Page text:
Tucked in the middle of yesterday’s Mid Year Economic and Fiscal Outlook is an explanation for the current state of the economy and why it is expected to behave in the way Treasury believes it will over the next couple of years.
Much of the MYEFO coverage has — rightly — focused on the $10 billion war chest of tax cuts the government has armed itself with. That represents Scott Morrison’s last roll of the dice — offering a big tax cut to voters ahead of an election, albeit not as big as the one Labor is offering. But for a glimpse of the real economy and the federal government’s role in it, turn to page 77, which describes government spending by function.
There, defence spending is forecast to grow from $30.6 billion this year to just under $35 billion in 2022 — but that’s a little under the budget forecast last May — i.e. projected defence spending growth will be a little lower. Education spending, however, will be faster than previously forecast — it will grow from $35.2 billion this year — a figure higher than forecast in May — to just under $40 billion. By the way, that’s not going to the higher education sector, which has been belted with a $200 million cut to grants.
Defence and education, however, aren’t the big areas of spending for the Commonwealth. Those are social security and welfare — which will cost just under $175 billion this year — and health, which will cost over $80 billion. Social security and welfare growth has slowed considerably in the last couple of years. In the 2015-16 budget — Tony Abbott and Joe Hockey’s second and last — the government thought it would have to find $186.9 billion for social security and welfare this year. Instead, it will be over $10 billion less than that. That’s because unemployment is lower, but also because inflation has been lower than expected, meaning indexation has increased welfare payments by less than projected.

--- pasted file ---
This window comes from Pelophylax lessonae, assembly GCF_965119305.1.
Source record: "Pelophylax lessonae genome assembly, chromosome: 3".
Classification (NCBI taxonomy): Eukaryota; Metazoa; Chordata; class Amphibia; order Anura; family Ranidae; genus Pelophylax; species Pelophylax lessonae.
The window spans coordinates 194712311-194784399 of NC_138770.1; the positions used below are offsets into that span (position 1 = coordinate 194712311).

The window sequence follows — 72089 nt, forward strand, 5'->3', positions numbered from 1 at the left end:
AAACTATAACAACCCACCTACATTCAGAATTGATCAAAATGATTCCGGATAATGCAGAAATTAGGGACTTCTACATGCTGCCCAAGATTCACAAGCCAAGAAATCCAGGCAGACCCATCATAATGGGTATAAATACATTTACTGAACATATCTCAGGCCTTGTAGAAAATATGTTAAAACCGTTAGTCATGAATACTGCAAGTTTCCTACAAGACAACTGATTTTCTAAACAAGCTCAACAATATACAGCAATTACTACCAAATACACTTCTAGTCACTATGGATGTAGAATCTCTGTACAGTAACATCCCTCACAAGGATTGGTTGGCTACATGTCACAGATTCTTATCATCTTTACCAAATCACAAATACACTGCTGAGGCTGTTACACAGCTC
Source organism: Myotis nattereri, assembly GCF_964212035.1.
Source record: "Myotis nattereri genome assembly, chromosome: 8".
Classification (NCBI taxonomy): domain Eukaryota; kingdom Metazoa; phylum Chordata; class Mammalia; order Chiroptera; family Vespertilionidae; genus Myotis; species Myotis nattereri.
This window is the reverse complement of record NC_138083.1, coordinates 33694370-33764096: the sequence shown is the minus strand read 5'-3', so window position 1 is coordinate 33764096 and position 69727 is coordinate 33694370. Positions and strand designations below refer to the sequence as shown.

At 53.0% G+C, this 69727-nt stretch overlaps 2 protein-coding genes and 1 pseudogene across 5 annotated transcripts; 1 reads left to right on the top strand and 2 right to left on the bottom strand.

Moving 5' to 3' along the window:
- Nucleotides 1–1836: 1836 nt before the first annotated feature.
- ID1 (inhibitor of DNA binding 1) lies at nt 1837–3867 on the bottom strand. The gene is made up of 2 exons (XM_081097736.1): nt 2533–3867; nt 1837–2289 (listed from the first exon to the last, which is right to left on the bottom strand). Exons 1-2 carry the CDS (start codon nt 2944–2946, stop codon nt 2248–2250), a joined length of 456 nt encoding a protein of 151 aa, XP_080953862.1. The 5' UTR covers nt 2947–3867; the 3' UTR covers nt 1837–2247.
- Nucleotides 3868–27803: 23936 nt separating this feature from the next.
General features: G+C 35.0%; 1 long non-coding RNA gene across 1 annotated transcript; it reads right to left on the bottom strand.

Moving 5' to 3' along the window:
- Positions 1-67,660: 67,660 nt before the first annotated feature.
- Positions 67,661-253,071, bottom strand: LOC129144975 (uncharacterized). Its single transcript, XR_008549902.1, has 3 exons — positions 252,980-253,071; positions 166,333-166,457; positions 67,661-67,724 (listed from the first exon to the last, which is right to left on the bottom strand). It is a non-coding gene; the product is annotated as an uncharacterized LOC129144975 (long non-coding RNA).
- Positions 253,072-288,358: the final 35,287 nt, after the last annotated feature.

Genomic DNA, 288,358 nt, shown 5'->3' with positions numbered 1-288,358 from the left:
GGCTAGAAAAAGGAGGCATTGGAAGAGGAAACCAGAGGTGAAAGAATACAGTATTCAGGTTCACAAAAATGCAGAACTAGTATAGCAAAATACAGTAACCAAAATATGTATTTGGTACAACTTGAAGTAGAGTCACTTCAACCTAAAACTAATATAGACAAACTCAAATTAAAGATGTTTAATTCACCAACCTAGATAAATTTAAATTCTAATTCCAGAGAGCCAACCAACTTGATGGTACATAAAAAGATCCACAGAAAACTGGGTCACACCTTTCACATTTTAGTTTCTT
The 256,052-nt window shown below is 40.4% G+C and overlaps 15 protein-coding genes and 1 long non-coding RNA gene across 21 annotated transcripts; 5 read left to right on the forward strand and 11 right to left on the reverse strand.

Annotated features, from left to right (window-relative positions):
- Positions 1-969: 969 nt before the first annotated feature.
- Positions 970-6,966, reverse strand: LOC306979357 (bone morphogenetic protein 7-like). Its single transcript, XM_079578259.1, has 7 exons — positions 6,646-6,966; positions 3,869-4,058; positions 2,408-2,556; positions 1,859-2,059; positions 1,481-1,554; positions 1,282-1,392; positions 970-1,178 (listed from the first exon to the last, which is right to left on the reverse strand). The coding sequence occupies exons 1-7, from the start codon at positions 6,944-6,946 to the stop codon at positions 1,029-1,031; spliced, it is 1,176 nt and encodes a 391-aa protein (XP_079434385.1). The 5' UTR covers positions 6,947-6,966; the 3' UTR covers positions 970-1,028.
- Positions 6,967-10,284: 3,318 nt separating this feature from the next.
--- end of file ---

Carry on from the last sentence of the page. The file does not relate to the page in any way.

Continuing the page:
That’s a key reason why the government has been able to bank most of the additional revenue it has received from higher commodity prices — it has been able to redirect major savings from social security to other spending initiatives instead. Even small changes in forecast growth in welfare payments can have big impacts on the budget bottom line.
Which brings us to health. The Turnbull and Morrison governments have pumped large amounts of extra funding into health: the 2015 budget projected health spending this year of $77 billion. In the budget in May, the government ended up allocating $78.8 billion. Yesterday that was raised to $80.2 billion. Next year it will be $81.2 billion, also higher than previously budgeted.
The point of the extra spending is to nullify Labor’s incessant claims — or, more accurately, lies — that the government has cut health spending, which have proven so effective. But the economic impact will be to make the health sector, already our biggest employer and one of the fastest growing — grow even faster. That’s one of the reasons the government can confidently forecast lower economic growth — 2.75% this year instead of 3% — this year, lower business and housing investment and lower household consumption, but also lower its forecast unemployment rate to 5%. There will be more jobs, because it will be funding them, in health.
That also means there’ll be more wages growth in the health sector — the only sector where wages growth has been well ahead of inflation over the last five years. That’s good news for the health professionals and the temporary migrant workers who fill so many positions within our health and aged care system, most of whom are women.
But people in pretty much every other sector, especially private sector workers, will be stuck with wages growth at about, or only slightly ahead, of inflation; or in several professions, real wages will continue to fall. Josh Frydenberg yesterday, bizarrely, referred to skills shortages and wage pressures in construction. Plainly he hasn’t looked at the recent WPI data, which showed construction as one the lowest-wage growth sectors of all.
For most workers, this will continue to be an economy that fails to deliver an increasing standard of living.